[0017]FIG. 11 is a flowchart for the response of a node to a Y reply message, according to the present invention.

[0018]FIG. 12 is a flowchart for the response of a node to a Z confirm message, according to the present invention.

[0019]FIG. 13 is a flowchart illustrating the node recovery process, according to the present invention.

[0020]FIG. 14 is a flowchart illustrating the process a node goes through when it has not received a message for a long period of time, according to the present invention.

[0021]FIG. 15 shows the format of the X Hello, Y Reply, Z confirm, Z broadcast, and W update message, according to the present invention.

[0022]FIG. 16 shows an example of routing a message upstream when the destination is not on the direct path to the root node, according to the present invention.

[0023]FIG. 17 shows an example of routing a message upstream when the destination is on the direct path to the root node, according to the present invention.

[0024]FIG. 18 shows how the root node uses message broadcasting to route a source message to a destination, according to the present invention.

DESCRIPTION OF THE INVENTION

[0025] While this invention is susceptible of embodiment in many different forms, there is shown in the drawings and will herein be described in detail specific embodiments, with the understanding that the present disclosure is to be considered as an example of the principles of the invention and not intended to limit the invention to the specific embodiments shown and described. In the description below, like reference numerals are used to describe the same, similar or corresponding parts in the several views of the drawing.

[0026] The present invention discloses a method and structure for low-cost, low-power devices coupled to a self-organizing wireless network using a spanning tree backbone architecture. The method and structure of the present invention may be described by examining the network protocol in terms of network construction, network routing protocols and network maintenance. The low-cost, low power devices are typically fixed, wireless communication devices. Note that wireless technology includes the use of optical and microwave communication techniques. Also, the self-organizing wireless network may contain mobile as well as fixed nodes, although a mobile node added to the network must move slowly enough so that the process of joining the network can be completed.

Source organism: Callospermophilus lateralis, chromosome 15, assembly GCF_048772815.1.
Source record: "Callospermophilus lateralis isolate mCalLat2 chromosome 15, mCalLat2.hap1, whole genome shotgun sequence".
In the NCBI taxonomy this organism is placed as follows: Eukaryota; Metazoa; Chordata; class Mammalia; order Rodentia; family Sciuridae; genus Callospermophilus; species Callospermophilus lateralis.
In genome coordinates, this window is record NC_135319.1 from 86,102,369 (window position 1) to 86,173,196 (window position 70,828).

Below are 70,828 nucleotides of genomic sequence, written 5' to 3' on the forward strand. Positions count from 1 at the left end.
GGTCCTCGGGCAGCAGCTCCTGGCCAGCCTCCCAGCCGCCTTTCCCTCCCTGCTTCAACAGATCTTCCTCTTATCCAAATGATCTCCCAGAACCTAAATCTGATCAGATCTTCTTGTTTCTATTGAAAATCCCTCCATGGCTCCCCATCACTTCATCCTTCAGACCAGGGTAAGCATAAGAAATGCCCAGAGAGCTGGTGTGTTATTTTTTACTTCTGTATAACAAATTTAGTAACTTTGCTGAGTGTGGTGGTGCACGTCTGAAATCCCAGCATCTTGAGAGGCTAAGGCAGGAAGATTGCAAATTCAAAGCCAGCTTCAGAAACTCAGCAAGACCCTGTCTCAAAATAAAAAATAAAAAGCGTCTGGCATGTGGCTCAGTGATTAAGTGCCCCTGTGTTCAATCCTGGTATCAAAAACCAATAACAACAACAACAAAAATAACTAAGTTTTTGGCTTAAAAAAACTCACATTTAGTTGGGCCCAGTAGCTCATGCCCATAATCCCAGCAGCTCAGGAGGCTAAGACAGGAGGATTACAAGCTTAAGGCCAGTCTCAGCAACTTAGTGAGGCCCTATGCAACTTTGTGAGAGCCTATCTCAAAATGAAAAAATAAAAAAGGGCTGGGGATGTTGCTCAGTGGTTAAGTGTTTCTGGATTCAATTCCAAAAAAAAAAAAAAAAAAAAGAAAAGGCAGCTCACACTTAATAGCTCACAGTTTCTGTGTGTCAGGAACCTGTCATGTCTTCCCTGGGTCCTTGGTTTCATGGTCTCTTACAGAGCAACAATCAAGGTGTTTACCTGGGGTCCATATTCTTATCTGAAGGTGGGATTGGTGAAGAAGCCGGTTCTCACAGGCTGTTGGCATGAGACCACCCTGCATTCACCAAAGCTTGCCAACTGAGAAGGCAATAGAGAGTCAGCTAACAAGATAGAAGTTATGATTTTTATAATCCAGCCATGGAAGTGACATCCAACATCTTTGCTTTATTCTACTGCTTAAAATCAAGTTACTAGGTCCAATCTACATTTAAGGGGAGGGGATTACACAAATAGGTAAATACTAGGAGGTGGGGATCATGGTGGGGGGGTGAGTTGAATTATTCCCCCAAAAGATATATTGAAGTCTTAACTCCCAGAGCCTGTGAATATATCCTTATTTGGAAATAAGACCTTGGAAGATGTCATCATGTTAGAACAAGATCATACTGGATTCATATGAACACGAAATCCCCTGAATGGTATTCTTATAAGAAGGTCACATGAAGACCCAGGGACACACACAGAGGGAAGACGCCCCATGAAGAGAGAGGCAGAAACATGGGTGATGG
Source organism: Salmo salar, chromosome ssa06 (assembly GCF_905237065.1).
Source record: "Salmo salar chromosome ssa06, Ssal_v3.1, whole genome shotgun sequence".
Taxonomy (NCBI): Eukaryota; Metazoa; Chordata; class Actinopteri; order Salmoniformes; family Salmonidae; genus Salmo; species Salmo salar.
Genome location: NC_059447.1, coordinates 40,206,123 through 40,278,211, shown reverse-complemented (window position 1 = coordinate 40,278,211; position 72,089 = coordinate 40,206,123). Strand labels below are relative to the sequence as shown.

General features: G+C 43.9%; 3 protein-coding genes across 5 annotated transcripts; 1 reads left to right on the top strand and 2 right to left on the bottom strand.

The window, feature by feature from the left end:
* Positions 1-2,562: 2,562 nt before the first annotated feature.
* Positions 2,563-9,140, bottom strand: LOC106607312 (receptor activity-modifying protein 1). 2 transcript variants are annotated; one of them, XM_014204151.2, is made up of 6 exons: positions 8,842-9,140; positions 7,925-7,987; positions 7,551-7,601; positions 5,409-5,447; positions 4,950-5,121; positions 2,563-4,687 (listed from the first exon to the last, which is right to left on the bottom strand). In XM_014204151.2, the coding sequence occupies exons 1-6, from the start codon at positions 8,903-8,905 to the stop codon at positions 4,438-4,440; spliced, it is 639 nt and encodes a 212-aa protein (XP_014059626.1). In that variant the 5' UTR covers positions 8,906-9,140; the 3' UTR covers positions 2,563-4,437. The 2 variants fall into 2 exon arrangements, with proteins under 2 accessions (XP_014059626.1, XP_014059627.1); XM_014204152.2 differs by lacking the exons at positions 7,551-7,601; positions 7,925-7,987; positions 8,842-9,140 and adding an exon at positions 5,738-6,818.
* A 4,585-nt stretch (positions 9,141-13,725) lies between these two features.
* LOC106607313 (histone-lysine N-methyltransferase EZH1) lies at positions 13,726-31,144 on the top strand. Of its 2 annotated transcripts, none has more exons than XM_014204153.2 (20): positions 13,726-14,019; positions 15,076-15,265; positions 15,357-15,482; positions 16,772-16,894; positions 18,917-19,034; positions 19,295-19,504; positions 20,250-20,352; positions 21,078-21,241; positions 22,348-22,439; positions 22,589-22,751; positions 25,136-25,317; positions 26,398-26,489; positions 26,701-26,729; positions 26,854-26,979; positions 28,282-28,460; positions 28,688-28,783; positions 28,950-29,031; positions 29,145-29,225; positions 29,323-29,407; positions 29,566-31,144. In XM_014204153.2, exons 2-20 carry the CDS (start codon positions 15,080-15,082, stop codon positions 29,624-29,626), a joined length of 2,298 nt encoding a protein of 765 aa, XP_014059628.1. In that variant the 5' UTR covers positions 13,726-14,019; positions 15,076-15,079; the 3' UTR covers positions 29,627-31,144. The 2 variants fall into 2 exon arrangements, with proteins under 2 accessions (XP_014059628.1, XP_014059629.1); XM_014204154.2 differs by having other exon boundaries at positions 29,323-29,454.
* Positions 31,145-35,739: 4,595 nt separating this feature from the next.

[0027] Referring to FIG. 1, a wireless network 100 is shown in which n nodes are distributed throughout network 100. An additional node N(n+1) 110 to be added to network 100 in accordance with the invention is also shown. Each node N(1), N(2), . . . , N(n) of network 100 contains functionality sufficient to allow the node to send messages, receive messages, route data packets between nodes, facilitate multi-hop communications, store routing information, store neighboring node information, and supply an audio/visual indicator to a user of the network. Additional functionality may be incorporated into each node without departing from the spirit and scope of the invention.

[0028] Referring to FIG. 2, a block flow diagram of the internal operation of a node 200 of the nodes N(1),N(2), . . . , N(n) contained in network 100 is shown. Node 200 could be any node of the N nodes contained in network 100. Incoming messages 210 are first received by message receiver 230, which then prepares the incoming messages 210 for processing by message processor 240. Message processor 240 interacts with storage block 270, audio/visual indicator 260, and message router 250 in order to correctly process incoming messages 210. Node 200 also contains message transmission 280 capability that allows node 200 to prepare outgoing messages 220 created by either message router 250 or message processor 240. The outgoing messages 220 could include status messages, routed data messages, messages to nodes within communication range of node 200, or any similar type of message traffic. Referring again to FIG. 2, note that while the functionality shown has been placed in separate blocks, the internal blocks shown could be further separated or combined in functionality without departing from the spirit and scope of the present invention.